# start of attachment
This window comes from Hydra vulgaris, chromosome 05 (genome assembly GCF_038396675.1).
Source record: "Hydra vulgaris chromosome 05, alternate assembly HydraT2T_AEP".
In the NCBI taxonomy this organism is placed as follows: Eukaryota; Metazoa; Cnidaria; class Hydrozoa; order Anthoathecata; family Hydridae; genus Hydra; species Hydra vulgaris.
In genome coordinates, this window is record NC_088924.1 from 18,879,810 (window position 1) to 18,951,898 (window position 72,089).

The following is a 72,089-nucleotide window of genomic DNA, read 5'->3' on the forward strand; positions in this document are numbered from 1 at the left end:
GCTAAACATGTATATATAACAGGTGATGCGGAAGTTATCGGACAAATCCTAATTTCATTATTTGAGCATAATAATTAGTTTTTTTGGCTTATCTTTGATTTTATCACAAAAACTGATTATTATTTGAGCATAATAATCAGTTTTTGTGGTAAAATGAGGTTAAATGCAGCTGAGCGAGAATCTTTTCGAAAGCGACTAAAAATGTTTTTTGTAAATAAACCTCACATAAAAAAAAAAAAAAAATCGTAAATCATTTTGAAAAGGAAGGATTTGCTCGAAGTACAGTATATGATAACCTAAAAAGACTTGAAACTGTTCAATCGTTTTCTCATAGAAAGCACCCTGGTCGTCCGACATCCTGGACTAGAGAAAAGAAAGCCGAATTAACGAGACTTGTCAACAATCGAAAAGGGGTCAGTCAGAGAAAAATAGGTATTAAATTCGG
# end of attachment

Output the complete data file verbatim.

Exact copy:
This window comes from Hydra vulgaris, chromosome 05 (genome assembly GCF_038396675.1).
Source record: "Hydra vulgaris chromosome 05, alternate assembly HydraT2T_AEP".
In the NCBI taxonomy this organism is placed as follows: Eukaryota; Metazoa; Cnidaria; class Hydrozoa; order Anthoathecata; family Hydridae; genus Hydra; species Hydra vulgaris.
In genome coordinates, this window is record NC_088924.1 from 18,879,810 (window position 1) to 18,951,898 (window position 72,089).

The following is a 72,089-nucleotide window of genomic DNA, read 5'->3' on the forward strand; positions in this document are numbered from 1 at the left end:
GCTAAACATGTATATATAACAGGTGATGCGGAAGTTATCGGACAAATCCTAATTTCATTATTTGAGCATAATAATTAGTTTTTTTGGCTTATCTTTGATTTTATCACAAAAACTGATTATTATTTGAGCATAATAATCAGTTTTTGTGGTAAAATGAGGTTAAATGCAGCTGAGCGAGAATCTTTTCGAAAGCGACTAAAAATGTTTTTTGTAAATAAACCTCACATAAAAAAAAAAAAAAAATCGTAAATCATTTTGAAAAGGAAGGATTTGCTCGAAGTACAGTATATGATAACCTAAAAAGACTTGAAACTGTTCAATCGTTTTCTCATAGAAAGCACCCTGGTCGTCCGACATCCTGGACTAGAGAAAAGAAAGCCGAATTAACGAGACTTGTCAACAATCGAAAAGGGGTCAGTCAGAGAAAAATAGGTATTAAATTCGG